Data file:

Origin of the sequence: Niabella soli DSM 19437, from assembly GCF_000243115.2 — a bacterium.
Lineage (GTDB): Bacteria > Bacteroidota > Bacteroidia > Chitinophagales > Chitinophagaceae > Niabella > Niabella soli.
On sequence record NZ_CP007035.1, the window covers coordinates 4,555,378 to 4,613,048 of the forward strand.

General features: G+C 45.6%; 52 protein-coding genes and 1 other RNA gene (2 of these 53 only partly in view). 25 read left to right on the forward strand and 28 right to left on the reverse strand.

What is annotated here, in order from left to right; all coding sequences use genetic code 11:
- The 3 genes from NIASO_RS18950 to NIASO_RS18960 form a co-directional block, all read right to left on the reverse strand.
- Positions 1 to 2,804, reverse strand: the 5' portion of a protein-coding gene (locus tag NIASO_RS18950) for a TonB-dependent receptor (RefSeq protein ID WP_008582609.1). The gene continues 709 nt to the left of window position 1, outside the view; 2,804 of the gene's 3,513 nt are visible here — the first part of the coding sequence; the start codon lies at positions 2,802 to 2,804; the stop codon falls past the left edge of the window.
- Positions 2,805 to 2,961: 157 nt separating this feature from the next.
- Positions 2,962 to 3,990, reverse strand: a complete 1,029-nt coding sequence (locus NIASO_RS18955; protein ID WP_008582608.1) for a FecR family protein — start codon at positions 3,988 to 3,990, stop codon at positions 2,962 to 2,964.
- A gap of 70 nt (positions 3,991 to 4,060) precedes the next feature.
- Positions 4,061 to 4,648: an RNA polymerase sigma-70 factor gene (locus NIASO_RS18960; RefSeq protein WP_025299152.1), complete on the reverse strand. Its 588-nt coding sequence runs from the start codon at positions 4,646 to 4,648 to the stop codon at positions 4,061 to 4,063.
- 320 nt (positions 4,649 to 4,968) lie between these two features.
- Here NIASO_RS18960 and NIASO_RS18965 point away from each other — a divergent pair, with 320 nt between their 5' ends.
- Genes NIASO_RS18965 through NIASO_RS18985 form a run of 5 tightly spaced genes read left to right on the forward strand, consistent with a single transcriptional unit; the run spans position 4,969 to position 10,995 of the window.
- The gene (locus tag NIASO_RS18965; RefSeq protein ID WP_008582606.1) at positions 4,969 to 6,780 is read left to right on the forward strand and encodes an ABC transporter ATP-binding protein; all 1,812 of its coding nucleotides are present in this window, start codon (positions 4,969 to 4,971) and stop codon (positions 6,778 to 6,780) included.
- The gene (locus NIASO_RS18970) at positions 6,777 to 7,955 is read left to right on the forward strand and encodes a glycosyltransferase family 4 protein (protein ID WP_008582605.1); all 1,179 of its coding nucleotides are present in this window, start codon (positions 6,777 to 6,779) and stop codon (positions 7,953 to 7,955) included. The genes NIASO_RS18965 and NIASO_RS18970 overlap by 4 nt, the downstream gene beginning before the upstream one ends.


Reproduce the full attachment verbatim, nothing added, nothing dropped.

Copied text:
Origin of the sequence: Niabella soli DSM 19437, from assembly GCF_000243115.2 — a bacterium.
Lineage (GTDB): Bacteria > Bacteroidota > Bacteroidia > Chitinophagales > Chitinophagaceae > Niabella > Niabella soli.
On sequence record NZ_CP007035.1, the window covers coordinates 4,555,378 to 4,613,048 of the forward strand.

General features: G+C 45.6%; 52 protein-coding genes and 1 other RNA gene (2 of these 53 only partly in view). 25 read left to right on the forward strand and 28 right to left on the reverse strand.

What is annotated here, in order from left to right; all coding sequences use genetic code 11:
- The 3 genes from NIASO_RS18950 to NIASO_RS18960 form a co-directional block, all read right to left on the reverse strand.
- Positions 1 to 2,804, reverse strand: the 5' portion of a protein-coding gene (locus tag NIASO_RS18950) for a TonB-dependent receptor (RefSeq protein ID WP_008582609.1). The gene continues 709 nt to the left of window position 1, outside the view; 2,804 of the gene's 3,513 nt are visible here — the first part of the coding sequence; the start codon lies at positions 2,802 to 2,804; the stop codon falls past the left edge of the window.
- Positions 2,805 to 2,961: 157 nt separating this feature from the next.
- Positions 2,962 to 3,990, reverse strand: a complete 1,029-nt coding sequence (locus NIASO_RS18955; protein ID WP_008582608.1) for a FecR family protein — start codon at positions 3,988 to 3,990, stop codon at positions 2,962 to 2,964.
- A gap of 70 nt (positions 3,991 to 4,060) precedes the next feature.
- Positions 4,061 to 4,648: an RNA polymerase sigma-70 factor gene (locus NIASO_RS18960; RefSeq protein WP_025299152.1), complete on the reverse strand. Its 588-nt coding sequence runs from the start codon at positions 4,646 to 4,648 to the stop codon at positions 4,061 to 4,063.
- 320 nt (positions 4,649 to 4,968) lie between these two features.
- Here NIASO_RS18960 and NIASO_RS18965 point away from each other — a divergent pair, with 320 nt between their 5' ends.
- Genes NIASO_RS18965 through NIASO_RS18985 form a run of 5 tightly spaced genes read left to right on the forward strand, consistent with a single transcriptional unit; the run spans position 4,969 to position 10,995 of the window.
- The gene (locus tag NIASO_RS18965; RefSeq protein ID WP_008582606.1) at positions 4,969 to 6,780 is read left to right on the forward strand and encodes an ABC transporter ATP-binding protein; all 1,812 of its coding nucleotides are present in this window, start codon (positions 4,969 to 4,971) and stop codon (positions 6,778 to 6,780) included.
- The gene (locus NIASO_RS18970) at positions 6,777 to 7,955 is read left to right on the forward strand and encodes a glycosyltransferase family 4 protein (protein ID WP_008582605.1); all 1,179 of its coding nucleotides are present in this window, start codon (positions 6,777 to 6,779) and stop codon (positions 7,953 to 7,955) included. The genes NIASO_RS18965 and NIASO_RS18970 overlap by 4 nt, the downstream gene beginning before the upstream one ends.